In fact, YouTuber Joe Leonard posted his own video in 2017, showing photographic evidence of the absence of Beahm's name on the leaderboard at the 1994 Blockbuster championship. The Doc's faithful followers were quick to defend their fearless leader in the comments.


Beahm played basketball at Cal Poly

Beahm attended California State Polytechnic University, where he played NCAA Division 2 basketball. Standing at 6 foot 8, it's no wonder Beahm shined in the sport, and there's little doubt his competitive nature served him well during his time on the court, too. That lust for competition — or, perhaps more astutely, "bloodlust" — appears to carry over into the Dr Disrespect persona.


In a video posted by Justin G on YouTube, you can watch Beahm's skills in action. Beahm's jersey number is 23, and through the blurred haze of old recorded footage, you can see him making shot after shot, passing like a pro, and racing down the court while dribbling with impressive control. He even gets a few slam dunks in there, all with seeming ease. While the Doc may not actually be the NBA Jam champion, Guy Beahm, on the other hand, demonstrated he could hold his own on the real-life court.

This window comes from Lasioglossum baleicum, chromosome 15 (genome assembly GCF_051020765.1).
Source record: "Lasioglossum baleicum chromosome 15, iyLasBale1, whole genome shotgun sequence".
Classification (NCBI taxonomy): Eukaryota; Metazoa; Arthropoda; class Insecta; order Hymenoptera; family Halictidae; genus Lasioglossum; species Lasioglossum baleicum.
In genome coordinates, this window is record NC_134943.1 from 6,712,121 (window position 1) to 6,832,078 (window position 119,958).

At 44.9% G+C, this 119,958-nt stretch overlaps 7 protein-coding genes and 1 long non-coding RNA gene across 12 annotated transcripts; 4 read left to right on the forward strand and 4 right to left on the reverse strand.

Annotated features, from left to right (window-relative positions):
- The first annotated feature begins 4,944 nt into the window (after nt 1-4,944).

Beahm was a job hopper

While Beahm had long dreamed of working in the gaming industry, it was a long road to get there. After graduating from Cal Poly with a BS in Business and Marketing Management, Beahm tried out a number of different jobs, including mortgage consultant, administrative assistant, and sales representative. He revealed in an interview with The Verge that these jobs quickly followed one after the other, and he didn't stay at any of them for long.


In the same interview, Beahm confessed that playing basketball, not his education, held his focus while attending university. Perhaps this fact can be attributed to his lack of direction once Beahm completed his education and made his way into the real world. Without basketball to focus on, Beahm's passion returned to gaming — specifically Halo 2 multiplayer, which he engaged in often with his roommates.